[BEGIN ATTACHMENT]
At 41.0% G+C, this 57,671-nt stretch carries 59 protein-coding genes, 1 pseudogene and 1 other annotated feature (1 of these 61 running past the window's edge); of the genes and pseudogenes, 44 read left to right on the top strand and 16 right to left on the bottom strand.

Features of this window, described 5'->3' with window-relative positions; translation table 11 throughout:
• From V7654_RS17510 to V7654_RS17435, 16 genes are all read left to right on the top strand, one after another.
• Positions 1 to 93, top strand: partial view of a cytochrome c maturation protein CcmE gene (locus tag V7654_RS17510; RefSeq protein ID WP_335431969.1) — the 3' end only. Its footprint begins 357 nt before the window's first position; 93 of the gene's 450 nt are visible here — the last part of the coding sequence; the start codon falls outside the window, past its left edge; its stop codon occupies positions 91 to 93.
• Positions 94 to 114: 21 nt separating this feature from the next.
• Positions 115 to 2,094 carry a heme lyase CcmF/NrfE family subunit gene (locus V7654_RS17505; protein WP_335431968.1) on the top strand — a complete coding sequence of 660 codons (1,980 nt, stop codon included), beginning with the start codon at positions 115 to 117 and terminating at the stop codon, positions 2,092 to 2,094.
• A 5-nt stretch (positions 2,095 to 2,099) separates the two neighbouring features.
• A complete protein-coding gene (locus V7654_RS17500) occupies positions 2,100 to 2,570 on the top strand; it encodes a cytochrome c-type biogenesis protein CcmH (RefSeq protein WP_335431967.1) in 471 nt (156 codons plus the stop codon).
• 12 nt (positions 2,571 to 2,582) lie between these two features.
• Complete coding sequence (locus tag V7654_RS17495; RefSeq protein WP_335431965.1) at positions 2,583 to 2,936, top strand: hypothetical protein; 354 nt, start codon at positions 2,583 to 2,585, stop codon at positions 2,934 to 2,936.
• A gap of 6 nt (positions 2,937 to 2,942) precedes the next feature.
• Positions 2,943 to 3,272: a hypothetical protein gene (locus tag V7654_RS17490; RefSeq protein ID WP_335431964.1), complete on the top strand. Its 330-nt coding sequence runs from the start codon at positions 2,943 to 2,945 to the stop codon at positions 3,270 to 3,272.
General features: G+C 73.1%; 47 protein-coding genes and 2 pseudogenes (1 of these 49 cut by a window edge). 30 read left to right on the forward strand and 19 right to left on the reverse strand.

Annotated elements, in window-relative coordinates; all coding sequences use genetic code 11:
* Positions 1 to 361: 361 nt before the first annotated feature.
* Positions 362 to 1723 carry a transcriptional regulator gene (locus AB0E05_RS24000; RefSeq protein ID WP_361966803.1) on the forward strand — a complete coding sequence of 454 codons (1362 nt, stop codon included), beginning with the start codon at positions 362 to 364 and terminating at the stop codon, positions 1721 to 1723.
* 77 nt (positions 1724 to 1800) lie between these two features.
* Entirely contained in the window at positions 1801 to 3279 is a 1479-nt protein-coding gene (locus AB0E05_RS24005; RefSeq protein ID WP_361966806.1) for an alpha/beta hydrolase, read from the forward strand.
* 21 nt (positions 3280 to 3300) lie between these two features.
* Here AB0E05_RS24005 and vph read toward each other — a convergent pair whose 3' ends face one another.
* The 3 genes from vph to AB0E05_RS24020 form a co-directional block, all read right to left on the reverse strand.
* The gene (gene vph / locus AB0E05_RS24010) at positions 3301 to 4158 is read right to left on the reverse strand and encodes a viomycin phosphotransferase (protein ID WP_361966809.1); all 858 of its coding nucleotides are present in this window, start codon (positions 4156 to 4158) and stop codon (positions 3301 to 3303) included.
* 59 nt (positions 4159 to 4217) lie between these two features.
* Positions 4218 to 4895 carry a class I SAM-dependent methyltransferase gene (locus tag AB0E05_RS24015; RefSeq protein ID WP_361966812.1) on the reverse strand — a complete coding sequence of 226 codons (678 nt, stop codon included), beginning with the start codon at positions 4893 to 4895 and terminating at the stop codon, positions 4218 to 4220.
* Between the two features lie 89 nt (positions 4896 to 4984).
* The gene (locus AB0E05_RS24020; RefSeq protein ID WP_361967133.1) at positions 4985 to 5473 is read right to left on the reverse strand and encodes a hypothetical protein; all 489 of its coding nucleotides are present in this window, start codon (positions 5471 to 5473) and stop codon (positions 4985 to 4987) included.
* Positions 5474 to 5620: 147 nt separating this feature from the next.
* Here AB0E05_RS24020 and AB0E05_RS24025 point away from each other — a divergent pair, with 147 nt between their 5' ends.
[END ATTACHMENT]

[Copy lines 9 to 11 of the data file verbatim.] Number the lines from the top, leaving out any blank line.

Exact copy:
• 12 nt (positions 2,571 to 2,582) lie between these two features.
• Complete coding sequence (locus tag V7654_RS17495; RefSeq protein WP_335431965.1) at positions 2,583 to 2,936, top strand: hypothetical protein; 354 nt, start codon at positions 2,583 to 2,585, stop codon at positions 2,934 to 2,936.
• A gap of 6 nt (positions 2,937 to 2,942) precedes the next feature.